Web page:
The US is nearing an agreement under which it would remove thousands of troops from Afghanistan, and the Taliban would denounce al-Qaeda and agree to a cease-fire. That would take US troop levels from about 14,000 to fewer than 9,000, roughly the number there when President Trump took office. The preliminary deal has come after months of talks involving the Taliban and Zalmay Khalilzad, a former US ambassador to Kabul who was born in Afghanistan. Trump picked him last year to work on an agreement. "I would say that they are 80 or 90 percent of the way there," one official told the Washington Post. "But there is still a long way to go on that last 10 or 20 percent." A Taliban spokesman said Thursday that it looks promising but added, "We hope there won’t be any obstacle, but it also depends on the seriousness of the Americans."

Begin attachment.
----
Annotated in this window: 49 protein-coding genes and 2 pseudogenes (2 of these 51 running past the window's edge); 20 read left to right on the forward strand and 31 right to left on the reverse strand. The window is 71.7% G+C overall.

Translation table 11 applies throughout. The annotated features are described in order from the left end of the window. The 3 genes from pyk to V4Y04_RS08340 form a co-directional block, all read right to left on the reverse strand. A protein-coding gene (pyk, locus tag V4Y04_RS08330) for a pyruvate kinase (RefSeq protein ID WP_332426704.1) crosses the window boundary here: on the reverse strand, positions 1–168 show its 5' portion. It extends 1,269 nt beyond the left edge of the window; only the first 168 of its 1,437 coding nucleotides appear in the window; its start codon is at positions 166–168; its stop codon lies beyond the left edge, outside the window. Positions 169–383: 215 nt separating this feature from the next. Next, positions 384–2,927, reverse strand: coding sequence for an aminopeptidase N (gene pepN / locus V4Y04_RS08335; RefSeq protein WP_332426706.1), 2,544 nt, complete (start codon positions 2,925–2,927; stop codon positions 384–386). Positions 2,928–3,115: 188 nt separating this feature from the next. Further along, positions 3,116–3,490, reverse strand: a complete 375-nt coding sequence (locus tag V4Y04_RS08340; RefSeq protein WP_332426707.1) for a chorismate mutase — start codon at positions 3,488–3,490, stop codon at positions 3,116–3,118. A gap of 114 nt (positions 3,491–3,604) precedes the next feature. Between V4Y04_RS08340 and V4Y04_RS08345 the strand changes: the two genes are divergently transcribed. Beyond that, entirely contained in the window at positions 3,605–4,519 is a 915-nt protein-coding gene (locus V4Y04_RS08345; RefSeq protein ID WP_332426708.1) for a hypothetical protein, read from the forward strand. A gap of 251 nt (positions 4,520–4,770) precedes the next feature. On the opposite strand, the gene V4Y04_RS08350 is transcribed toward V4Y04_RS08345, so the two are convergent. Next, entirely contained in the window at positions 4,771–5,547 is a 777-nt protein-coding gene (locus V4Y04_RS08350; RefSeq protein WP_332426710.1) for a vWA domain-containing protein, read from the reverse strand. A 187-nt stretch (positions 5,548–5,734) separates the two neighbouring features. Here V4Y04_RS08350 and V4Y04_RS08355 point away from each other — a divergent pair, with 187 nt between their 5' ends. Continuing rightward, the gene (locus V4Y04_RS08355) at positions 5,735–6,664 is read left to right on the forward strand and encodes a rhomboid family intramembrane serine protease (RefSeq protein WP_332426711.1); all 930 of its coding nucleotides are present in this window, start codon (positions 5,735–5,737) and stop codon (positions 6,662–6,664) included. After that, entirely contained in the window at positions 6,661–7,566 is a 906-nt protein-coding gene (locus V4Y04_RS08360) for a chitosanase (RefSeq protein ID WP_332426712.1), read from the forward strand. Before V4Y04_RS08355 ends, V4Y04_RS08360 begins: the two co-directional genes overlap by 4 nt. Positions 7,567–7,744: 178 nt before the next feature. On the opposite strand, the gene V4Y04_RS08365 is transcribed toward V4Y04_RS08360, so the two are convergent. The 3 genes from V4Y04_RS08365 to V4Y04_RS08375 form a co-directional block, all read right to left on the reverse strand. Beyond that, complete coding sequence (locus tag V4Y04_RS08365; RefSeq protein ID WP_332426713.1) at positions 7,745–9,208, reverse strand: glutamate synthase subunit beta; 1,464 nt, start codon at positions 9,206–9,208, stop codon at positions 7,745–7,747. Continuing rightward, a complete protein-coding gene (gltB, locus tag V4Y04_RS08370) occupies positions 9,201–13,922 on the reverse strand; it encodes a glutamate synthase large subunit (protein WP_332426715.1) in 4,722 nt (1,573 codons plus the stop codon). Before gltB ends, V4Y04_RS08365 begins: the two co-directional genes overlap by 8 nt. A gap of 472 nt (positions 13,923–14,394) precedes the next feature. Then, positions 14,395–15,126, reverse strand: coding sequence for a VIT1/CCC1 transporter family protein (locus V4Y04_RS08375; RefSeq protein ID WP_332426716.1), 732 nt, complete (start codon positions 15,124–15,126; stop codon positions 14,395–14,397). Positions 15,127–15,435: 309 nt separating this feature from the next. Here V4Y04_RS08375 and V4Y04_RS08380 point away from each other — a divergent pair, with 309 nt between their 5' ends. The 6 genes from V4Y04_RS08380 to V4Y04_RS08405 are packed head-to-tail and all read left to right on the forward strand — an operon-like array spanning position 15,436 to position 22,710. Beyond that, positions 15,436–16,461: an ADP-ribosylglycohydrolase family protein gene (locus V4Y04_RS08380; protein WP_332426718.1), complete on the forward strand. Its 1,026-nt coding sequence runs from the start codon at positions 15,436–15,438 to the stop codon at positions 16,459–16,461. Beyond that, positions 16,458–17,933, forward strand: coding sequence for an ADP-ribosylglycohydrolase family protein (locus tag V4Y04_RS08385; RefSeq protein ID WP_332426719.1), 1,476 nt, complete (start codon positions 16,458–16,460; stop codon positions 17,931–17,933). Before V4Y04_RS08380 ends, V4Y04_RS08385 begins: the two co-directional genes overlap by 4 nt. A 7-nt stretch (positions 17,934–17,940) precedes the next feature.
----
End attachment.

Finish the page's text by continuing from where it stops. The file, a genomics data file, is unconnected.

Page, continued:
The Afghan government has already selected a team to negotiate directly with the Taliban, and officials said they welcome that provision. But some worry what the Taliban will do when US troops leave. "The Americans call this a peace negotiation, but the Taliban definitely perceive it as a withdrawal negotiation," one official told the Post. A State Department official took issue with that, saying the US goal is peace. More than 2,400 American troops have been killed in the war, per Fox News, which has also cost the US more than $900 billion. (Read more Afghanistan war stories.)